A Victory for All American Private Property Owners
U.S. Rep. Mac Thornberry Sen. John Cornyn
Imagine that you had worked hard to purchase a piece of property, pay your taxes on the land, and plan to pass it along to your children for their use and enjoyment. All seems well until an agency of the federal government decides that it really owns your land and swoops in to take it away. You try to fight the government in court but while you do, a cloud hangs over the title to the property for years.
That is the nightmare facing more than 150 land owners along a 116-mile stretch of the Red River. However, stopping this land grab by the Bureau of Land Management (BLM) is important for more than just those directly affected. Property rights affect all of us, and we must stand together to protect them.
As part of BLM's update to its Resource Management Plan two years ago, the agency originally claimed that it owned up to 90,000 more acres than it previously suggested along the Red River. It later reduced that estimate to approximately 30,000 acres. But the federal government has only surveyed about 6,400 acres of the land in question, and these spot surveys are highly contested. They appear to stray greatly from the survey method mandated by the Supreme Court in the 1920s. BLM has also stated that it does not plan to survey the rest of the land in question.
Since 2013, our offices have held countless meetings, phone calls, and site visits with these landowners, as well as local and state officials, to coordinate action. As a result of these interactions, we introduced theRed River Private Property Protection Act in the House and Senate — legislation that seeks to end questions about the federal government's ownership of the disputed land. And in one of the most encouraging developments in this long fight, the U.S. House of Representatives this week passed the bill.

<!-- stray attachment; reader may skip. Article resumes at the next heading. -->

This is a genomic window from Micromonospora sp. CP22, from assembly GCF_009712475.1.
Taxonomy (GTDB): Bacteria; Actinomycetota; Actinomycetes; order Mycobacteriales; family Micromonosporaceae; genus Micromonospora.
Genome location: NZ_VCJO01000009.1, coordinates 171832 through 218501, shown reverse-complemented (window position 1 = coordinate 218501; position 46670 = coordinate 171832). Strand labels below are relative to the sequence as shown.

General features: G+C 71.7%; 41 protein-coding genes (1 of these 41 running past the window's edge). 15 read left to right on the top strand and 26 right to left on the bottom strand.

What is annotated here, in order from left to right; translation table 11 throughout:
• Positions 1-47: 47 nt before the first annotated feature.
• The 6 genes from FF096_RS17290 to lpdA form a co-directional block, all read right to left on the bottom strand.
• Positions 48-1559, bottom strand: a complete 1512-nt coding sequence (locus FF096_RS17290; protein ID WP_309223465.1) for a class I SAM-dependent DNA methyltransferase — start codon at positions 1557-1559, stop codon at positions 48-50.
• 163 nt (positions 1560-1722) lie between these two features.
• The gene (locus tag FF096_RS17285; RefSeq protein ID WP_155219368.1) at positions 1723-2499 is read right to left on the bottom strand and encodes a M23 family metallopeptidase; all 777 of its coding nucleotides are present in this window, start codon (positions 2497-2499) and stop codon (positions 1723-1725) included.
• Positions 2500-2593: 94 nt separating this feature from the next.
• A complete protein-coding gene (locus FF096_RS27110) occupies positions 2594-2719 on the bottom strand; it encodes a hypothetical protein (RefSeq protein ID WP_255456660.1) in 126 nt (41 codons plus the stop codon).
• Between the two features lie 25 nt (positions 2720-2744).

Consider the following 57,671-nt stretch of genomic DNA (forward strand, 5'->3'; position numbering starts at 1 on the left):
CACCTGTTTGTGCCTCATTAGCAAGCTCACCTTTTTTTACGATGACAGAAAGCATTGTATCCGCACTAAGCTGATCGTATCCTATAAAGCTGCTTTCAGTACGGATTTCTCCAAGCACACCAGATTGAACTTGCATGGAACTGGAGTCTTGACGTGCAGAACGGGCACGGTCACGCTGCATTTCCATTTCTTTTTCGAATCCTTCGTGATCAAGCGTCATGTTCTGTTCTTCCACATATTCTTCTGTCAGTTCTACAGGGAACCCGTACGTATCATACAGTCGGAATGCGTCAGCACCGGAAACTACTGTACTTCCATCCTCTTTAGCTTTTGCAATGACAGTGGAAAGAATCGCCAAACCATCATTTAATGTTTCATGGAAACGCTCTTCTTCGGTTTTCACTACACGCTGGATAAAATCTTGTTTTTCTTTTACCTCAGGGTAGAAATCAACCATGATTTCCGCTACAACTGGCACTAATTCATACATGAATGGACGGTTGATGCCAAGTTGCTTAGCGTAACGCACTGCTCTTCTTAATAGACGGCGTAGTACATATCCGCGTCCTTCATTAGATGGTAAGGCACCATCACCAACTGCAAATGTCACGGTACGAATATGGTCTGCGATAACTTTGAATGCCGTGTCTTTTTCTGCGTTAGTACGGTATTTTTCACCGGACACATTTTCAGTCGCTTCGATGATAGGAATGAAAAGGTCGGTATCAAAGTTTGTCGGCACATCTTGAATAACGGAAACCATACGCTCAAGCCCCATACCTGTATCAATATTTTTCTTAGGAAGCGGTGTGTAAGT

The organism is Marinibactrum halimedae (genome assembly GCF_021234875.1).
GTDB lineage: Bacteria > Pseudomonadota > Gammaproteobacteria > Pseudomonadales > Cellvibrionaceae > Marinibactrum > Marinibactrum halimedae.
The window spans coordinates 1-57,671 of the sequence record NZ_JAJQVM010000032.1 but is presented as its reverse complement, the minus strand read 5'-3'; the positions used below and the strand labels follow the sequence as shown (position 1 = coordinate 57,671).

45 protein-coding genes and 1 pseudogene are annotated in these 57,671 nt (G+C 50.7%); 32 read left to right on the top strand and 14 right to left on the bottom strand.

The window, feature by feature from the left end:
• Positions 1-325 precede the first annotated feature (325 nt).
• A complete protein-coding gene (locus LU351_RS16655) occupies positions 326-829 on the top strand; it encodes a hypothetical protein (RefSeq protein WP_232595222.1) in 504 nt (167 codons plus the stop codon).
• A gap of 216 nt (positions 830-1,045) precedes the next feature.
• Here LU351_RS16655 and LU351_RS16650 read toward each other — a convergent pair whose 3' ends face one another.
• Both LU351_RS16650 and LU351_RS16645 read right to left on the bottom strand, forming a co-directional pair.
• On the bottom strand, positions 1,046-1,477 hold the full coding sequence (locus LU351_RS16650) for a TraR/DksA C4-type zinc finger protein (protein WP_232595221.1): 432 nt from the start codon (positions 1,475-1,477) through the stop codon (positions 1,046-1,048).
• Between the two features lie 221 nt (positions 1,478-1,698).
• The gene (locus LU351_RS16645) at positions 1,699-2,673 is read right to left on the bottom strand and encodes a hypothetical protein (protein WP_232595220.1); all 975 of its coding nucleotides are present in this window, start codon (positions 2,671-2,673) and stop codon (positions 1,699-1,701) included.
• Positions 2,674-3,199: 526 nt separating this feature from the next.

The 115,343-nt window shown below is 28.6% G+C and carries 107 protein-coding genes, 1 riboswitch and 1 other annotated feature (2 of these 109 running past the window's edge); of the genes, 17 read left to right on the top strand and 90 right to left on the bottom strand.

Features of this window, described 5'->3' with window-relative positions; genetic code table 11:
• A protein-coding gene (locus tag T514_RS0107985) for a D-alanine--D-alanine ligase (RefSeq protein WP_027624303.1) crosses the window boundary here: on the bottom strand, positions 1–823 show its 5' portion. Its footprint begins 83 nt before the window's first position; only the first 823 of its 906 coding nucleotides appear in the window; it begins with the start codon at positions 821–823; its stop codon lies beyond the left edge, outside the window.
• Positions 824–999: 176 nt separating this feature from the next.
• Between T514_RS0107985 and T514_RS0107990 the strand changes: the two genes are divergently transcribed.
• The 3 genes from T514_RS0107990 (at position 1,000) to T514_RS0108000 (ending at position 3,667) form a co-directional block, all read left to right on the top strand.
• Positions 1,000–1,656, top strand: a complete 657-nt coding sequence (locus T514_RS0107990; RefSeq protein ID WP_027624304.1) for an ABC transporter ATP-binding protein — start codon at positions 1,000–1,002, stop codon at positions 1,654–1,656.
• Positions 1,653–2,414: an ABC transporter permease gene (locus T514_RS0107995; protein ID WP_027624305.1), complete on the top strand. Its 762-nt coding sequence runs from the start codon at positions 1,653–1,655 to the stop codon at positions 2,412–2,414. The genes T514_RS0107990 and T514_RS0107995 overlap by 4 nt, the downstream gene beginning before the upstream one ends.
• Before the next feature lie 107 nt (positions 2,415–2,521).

The legislation will require that an actual survey be taken of the entire 116-mile stretch in question using the gradient boundary survey method developed and backed by the Supreme Court. This survey must also be conducted by licensed state land surveyors chosen by the Texas General Land Office and be paid for by the government. Importantly, the final survey must ultimately be approved by the State of Texas.
The bill also allows the landowner to appeal any further federal government ownership claims to their land through an Administrative Law judge. Once these claims are settled, BLM must sell off the surface rights of the remaining publicly-owned land at fair market value after the proper boundary line is located and settled. The bill also explicitly states that the interest of the states and the sovereign rights of the federally-recognized Indian tribes will not be affected. And the Congressional Budget Office estimates that this legislation would save U.S. taxpayers about $3 million. In short, this legislation would keep Texans from losing their property to a federal land grab.
By establishing a process to resolve uncertainty, this commonsense legislation would ultimately protect the property rights of Texans. The right to own private property is a cornerstone of our way of life. We will continue to do everything we can to protect that right for these landowners and all Texans.